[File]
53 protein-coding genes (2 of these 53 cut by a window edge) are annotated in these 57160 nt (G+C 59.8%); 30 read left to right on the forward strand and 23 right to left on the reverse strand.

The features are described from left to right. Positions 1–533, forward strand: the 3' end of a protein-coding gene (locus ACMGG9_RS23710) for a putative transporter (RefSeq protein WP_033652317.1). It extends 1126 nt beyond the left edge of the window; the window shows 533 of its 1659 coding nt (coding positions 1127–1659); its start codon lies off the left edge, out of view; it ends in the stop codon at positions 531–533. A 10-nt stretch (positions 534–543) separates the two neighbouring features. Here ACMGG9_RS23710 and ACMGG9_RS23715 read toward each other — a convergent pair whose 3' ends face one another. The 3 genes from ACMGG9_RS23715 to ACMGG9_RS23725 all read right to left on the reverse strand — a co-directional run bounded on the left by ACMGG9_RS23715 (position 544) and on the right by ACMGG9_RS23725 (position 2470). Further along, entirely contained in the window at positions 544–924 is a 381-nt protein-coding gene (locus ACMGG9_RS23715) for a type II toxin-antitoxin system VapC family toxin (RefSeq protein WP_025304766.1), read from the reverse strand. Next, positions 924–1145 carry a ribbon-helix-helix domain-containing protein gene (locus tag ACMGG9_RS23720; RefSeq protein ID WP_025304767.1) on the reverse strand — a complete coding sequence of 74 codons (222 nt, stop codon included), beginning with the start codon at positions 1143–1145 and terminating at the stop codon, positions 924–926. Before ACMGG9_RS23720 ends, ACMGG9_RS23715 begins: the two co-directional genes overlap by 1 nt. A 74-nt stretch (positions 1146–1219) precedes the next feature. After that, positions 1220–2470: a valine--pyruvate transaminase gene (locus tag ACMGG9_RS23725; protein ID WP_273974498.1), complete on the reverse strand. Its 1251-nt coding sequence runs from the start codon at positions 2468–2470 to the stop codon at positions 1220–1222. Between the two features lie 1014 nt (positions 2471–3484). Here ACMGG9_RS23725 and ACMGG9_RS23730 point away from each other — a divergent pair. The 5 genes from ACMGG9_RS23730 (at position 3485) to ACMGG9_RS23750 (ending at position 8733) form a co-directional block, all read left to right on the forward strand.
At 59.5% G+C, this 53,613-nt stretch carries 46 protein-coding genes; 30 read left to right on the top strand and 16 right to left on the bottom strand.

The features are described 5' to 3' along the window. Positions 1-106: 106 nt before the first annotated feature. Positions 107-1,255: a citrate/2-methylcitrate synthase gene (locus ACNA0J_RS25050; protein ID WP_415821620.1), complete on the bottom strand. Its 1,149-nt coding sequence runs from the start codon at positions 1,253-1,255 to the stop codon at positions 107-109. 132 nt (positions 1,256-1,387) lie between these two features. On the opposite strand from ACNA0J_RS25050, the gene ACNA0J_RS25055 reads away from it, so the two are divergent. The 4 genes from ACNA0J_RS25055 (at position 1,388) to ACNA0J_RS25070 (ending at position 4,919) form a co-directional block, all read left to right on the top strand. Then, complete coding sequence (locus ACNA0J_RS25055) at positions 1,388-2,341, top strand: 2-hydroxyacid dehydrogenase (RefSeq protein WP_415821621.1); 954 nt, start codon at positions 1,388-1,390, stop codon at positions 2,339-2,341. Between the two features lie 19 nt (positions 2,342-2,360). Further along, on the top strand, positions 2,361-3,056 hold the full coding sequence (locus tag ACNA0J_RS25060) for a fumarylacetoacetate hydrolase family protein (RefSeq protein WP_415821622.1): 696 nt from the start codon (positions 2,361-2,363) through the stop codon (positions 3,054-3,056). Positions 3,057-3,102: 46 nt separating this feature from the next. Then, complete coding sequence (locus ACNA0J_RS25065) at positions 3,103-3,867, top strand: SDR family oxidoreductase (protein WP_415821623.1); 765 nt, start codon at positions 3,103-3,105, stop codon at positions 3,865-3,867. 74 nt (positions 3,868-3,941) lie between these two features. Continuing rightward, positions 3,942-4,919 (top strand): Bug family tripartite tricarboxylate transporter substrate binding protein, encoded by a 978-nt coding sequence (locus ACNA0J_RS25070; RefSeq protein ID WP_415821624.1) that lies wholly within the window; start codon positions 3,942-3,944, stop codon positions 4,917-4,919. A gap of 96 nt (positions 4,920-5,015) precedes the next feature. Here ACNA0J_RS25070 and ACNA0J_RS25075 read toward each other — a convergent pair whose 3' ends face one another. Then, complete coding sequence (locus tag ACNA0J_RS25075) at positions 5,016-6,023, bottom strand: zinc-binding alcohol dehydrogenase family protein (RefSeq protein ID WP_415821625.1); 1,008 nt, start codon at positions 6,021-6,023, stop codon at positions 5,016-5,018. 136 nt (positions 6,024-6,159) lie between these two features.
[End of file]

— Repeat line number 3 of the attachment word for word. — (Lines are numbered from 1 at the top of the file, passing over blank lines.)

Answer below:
At 59.5% G+C, this 53,613-nt stretch carries 46 protein-coding genes; 30 read left to right on the top strand and 16 right to left on the bottom strand.